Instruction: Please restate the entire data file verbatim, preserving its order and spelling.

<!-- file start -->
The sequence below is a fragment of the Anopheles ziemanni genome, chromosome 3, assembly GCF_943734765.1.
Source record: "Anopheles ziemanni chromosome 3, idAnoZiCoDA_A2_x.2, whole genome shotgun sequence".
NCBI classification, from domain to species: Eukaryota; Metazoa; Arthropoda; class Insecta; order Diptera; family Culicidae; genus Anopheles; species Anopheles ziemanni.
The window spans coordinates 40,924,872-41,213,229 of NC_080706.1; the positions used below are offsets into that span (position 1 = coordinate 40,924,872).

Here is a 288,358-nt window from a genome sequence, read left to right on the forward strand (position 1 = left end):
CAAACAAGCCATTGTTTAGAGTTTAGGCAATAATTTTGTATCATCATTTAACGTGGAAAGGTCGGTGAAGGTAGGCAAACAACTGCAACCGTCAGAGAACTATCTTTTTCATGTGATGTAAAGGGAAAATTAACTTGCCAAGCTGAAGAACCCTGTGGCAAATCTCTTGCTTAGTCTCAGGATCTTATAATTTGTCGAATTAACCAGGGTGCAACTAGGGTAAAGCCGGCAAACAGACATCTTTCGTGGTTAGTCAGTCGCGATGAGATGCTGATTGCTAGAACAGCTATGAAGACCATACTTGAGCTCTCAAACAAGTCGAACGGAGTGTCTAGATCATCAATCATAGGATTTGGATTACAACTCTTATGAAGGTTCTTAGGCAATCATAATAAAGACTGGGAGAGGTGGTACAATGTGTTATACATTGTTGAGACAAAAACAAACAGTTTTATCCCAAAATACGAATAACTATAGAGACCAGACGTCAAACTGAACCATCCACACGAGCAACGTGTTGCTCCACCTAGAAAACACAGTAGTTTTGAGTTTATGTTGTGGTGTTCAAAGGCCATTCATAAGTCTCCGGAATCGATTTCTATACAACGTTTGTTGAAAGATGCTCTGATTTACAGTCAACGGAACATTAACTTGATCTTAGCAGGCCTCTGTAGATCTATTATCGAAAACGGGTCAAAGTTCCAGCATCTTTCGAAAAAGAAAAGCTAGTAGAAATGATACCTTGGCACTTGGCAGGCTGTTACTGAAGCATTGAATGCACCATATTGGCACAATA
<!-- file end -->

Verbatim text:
The sequence below is a fragment of the Anopheles ziemanni genome, chromosome 3, assembly GCF_943734765.1.
Source record: "Anopheles ziemanni chromosome 3, idAnoZiCoDA_A2_x.2, whole genome shotgun sequence".
NCBI classification, from domain to species: Eukaryota; Metazoa; Arthropoda; class Insecta; order Diptera; family Culicidae; genus Anopheles; species Anopheles ziemanni.
The window spans coordinates 40,924,872-41,213,229 of NC_080706.1; the positions used below are offsets into that span (position 1 = coordinate 40,924,872).

Here is a 288,358-nt window from a genome sequence, read left to right on the forward strand (position 1 = left end):
CAAACAAGCCATTGTTTAGAGTTTAGGCAATAATTTTGTATCATCATTTAACGTGGAAAGGTCGGTGAAGGTAGGCAAACAACTGCAACCGTCAGAGAACTATCTTTTTCATGTGATGTAAAGGGAAAATTAACTTGCCAAGCTGAAGAACCCTGTGGCAAATCTCTTGCTTAGTCTCAGGATCTTATAATTTGTCGAATTAACCAGGGTGCAACTAGGGTAAAGCCGGCAAACAGACATCTTTCGTGGTTAGTCAGTCGCGATGAGATGCTGATTGCTAGAACAGCTATGAAGACCATACTTGAGCTCTCAAACAAGTCGAACGGAGTGTCTAGATCATCAATCATAGGATTTGGATTACAACTCTTATGAAGGTTCTTAGGCAATCATAATAAAGACTGGGAGAGGTGGTACAATGTGTTATACATTGTTGAGACAAAAACAAACAGTTTTATCCCAAAATACGAATAACTATAGAGACCAGACGTCAAACTGAACCATCCACACGAGCAACGTGTTGCTCCACCTAGAAAACACAGTAGTTTTGAGTTTATGTTGTGGTGTTCAAAGGCCATTCATAAGTCTCCGGAATCGATTTCTATACAACGTTTGTTGAAAGATGCTCTGATTTACAGTCAACGGAACATTAACTTGATCTTAGCAGGCCTCTGTAGATCTATTATCGAAAACGGGTCAAAGTTCCAGCATCTTTCGAAAAAGAAAAGCTAGTAGAAATGATACCTTGGCACTTGGCAGGCTGTTACTGAAGCATTGAATGCACCATATTGGCACAATA